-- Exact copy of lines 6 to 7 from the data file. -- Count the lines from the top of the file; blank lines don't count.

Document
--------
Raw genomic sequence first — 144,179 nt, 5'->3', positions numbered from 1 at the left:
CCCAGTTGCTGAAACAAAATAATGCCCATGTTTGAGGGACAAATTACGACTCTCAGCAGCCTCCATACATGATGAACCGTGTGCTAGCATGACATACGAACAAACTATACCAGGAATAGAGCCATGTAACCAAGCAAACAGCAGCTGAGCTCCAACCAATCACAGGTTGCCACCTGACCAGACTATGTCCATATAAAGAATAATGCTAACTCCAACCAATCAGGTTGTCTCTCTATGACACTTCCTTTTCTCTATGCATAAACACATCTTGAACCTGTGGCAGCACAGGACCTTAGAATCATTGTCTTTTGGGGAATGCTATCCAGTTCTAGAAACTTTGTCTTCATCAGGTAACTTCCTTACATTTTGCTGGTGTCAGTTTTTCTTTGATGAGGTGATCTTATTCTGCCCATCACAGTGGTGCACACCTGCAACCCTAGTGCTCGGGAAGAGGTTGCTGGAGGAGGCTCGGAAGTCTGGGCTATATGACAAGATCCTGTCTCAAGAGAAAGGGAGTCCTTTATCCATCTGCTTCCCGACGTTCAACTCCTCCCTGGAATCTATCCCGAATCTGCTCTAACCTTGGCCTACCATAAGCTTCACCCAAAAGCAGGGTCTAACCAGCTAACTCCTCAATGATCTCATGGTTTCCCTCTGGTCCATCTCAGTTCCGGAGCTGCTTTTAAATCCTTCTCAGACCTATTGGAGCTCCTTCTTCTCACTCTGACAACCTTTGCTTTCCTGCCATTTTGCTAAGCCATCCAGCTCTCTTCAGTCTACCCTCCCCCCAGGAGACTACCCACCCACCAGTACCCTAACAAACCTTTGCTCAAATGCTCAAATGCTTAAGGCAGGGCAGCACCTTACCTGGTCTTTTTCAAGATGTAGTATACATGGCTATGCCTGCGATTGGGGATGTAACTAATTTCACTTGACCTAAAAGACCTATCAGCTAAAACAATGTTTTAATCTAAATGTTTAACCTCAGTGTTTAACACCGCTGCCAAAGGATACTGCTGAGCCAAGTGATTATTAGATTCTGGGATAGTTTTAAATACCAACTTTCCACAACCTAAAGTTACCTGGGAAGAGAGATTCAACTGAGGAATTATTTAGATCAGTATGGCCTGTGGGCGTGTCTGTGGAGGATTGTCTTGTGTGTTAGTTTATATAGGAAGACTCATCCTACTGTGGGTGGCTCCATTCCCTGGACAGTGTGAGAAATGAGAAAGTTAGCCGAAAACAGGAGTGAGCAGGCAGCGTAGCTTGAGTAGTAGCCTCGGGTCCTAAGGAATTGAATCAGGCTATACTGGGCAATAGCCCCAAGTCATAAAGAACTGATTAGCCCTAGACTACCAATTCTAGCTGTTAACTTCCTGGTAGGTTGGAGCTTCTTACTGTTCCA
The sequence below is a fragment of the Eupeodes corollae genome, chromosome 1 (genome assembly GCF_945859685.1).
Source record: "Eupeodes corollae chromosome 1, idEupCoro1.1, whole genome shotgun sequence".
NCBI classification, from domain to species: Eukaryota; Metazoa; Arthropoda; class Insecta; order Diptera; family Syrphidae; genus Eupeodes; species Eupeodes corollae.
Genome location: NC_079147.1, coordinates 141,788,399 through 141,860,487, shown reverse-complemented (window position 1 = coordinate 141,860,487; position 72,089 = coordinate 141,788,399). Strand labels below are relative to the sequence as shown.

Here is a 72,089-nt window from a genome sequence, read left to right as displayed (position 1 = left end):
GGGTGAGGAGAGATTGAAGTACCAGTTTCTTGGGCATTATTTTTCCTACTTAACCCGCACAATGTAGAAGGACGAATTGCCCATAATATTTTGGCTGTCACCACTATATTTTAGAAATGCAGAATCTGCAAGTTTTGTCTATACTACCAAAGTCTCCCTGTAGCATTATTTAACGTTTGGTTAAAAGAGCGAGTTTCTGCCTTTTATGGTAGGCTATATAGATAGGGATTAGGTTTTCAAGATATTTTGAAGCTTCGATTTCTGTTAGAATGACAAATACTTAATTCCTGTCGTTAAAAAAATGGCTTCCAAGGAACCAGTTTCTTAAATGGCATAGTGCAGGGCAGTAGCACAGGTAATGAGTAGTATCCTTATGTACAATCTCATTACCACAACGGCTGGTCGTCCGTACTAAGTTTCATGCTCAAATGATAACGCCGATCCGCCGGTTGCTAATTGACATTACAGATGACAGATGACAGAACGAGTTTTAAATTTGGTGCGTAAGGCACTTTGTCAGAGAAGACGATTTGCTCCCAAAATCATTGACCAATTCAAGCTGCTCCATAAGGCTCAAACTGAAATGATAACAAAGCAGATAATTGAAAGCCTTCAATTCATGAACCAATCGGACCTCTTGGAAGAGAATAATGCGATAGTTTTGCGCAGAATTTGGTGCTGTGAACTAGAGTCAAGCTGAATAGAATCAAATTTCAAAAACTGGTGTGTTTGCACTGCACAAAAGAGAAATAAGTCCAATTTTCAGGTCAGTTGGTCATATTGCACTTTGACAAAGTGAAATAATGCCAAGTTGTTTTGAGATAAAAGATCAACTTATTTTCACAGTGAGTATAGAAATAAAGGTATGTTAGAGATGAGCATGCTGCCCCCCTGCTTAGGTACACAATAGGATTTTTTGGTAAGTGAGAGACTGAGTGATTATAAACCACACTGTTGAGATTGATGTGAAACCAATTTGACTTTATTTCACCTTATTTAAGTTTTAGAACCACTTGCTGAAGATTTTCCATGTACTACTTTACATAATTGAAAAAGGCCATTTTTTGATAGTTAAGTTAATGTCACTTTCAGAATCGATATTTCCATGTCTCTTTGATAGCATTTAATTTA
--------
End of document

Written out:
Genome location: NC_079147.1, coordinates 141,788,399 through 141,860,487, shown reverse-complemented (window position 1 = coordinate 141,860,487; position 72,089 = coordinate 141,788,399). Strand labels below are relative to the sequence as shown.

Here is a 72,089-nt window from a genome sequence, read left to right as displayed (position 1 = left end):